The Cyber Intelligence Sharing And Protection Act (CISPA) Has Been Passed By House Of Representatives

The Cyber Intelligence Sharing And Protection Act (CISPA) Has Been Passed By House Of RepresentativesDespite the threat to veto the cyber intelligence sharing and protection act (CISPA), the House of Representatives passed the controversial CISPA with a vote of 288 to 127. The next stage of the proposed legislation would be its moving to the Senate where its fate would be decided.

If the Senate proposes any change in the proposed CISPA bill, the bill would be reverted back to the House and both chambers must agree on a final version in conference. Thus, the CISPA bill has still to cover a long road before the same is forwarded to the President Obama’s desk. Those opposing the CISPA bill are anticipating that the bill will die in the Senate once again.

CISPA would allow for voluntary information sharing between private companies and the government in the event of a cyber attack. However, privacy concerns are stalling the enactment of CISPA as the proposed law fails to reconcile the conflicting interests of civil liberties and national security requirements.

Laws and procedure already exist in US according to which information can be shared when issues of cyber security are involved. However, CISPA is intimidating in the sense that it drastically expands the nature of data that can be shared.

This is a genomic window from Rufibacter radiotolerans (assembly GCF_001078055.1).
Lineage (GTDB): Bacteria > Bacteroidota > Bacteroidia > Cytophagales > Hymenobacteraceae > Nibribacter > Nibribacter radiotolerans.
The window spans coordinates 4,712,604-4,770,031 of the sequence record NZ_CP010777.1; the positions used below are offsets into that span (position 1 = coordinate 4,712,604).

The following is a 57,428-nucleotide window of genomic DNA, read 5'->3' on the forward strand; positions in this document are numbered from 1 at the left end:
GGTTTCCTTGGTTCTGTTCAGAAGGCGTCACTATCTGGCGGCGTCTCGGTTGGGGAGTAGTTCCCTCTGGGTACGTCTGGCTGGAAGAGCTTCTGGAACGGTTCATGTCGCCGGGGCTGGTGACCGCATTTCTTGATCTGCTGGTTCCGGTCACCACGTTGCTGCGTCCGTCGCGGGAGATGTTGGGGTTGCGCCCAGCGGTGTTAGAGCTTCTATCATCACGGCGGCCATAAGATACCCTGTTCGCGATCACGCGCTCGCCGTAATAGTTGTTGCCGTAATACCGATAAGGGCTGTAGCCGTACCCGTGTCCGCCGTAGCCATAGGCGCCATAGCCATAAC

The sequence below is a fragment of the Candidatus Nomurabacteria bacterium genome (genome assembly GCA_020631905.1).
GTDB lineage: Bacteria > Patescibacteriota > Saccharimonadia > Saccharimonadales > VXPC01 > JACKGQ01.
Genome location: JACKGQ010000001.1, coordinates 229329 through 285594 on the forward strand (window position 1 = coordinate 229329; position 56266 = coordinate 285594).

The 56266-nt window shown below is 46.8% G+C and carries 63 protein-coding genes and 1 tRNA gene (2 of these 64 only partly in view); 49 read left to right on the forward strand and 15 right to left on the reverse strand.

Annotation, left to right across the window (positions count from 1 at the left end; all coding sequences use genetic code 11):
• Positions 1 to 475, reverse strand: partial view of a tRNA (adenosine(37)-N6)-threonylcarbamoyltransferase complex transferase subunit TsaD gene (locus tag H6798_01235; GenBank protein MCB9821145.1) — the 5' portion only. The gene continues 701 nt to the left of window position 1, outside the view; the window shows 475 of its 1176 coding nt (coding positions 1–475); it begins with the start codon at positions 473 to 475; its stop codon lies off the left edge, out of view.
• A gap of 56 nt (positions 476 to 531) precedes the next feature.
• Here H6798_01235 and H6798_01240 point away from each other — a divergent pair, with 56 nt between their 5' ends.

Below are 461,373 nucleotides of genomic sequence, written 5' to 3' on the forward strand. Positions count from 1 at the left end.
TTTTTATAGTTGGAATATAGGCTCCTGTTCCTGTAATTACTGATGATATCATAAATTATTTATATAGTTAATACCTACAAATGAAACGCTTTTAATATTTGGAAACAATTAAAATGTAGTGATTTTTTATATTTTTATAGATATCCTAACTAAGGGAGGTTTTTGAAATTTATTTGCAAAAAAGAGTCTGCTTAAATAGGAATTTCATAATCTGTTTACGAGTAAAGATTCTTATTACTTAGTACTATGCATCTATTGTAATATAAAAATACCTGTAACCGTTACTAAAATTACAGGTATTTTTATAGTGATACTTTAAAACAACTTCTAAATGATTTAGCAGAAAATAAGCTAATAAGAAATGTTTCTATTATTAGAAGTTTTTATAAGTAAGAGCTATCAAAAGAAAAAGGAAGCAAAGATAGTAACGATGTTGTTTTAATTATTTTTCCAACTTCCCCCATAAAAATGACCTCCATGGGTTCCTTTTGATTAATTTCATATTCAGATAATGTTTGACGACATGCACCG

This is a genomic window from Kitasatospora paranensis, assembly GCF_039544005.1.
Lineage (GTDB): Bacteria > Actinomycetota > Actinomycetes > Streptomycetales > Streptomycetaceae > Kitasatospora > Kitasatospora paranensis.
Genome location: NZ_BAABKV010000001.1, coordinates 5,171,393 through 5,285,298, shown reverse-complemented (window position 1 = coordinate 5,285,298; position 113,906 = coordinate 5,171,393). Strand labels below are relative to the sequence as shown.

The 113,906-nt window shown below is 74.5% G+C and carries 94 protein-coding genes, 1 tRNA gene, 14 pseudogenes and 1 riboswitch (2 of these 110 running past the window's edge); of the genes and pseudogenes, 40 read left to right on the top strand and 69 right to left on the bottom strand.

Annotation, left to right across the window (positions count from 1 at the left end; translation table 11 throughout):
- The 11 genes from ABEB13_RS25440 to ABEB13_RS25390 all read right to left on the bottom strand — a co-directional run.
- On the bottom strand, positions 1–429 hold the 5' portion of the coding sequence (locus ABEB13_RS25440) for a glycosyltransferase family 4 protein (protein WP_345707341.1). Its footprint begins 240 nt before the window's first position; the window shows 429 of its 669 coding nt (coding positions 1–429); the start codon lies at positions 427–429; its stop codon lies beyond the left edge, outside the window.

At present, the US government’s ability to share data on its citizens is fairly restricted, insomuch as the various agencies must demonstrate cause and need. Further, CISPA is also silent about the restrictions imposed upon agencies like the CIA or NSA who could use the information they gather in most liberal manner.

The White House has been insisting that all data that was passed to the law enforcement and intelligence agencies must remove the personally identifiable information. Although an amendment was made to the original CISPA bill that would require the minimisation of personally identifiable information on the government side yet private companies were not obligated to do so. Some believe that imposing this condition upon private firms would discourage private companies from participating in this sharing exercise.

We would report about the development on this front very soon.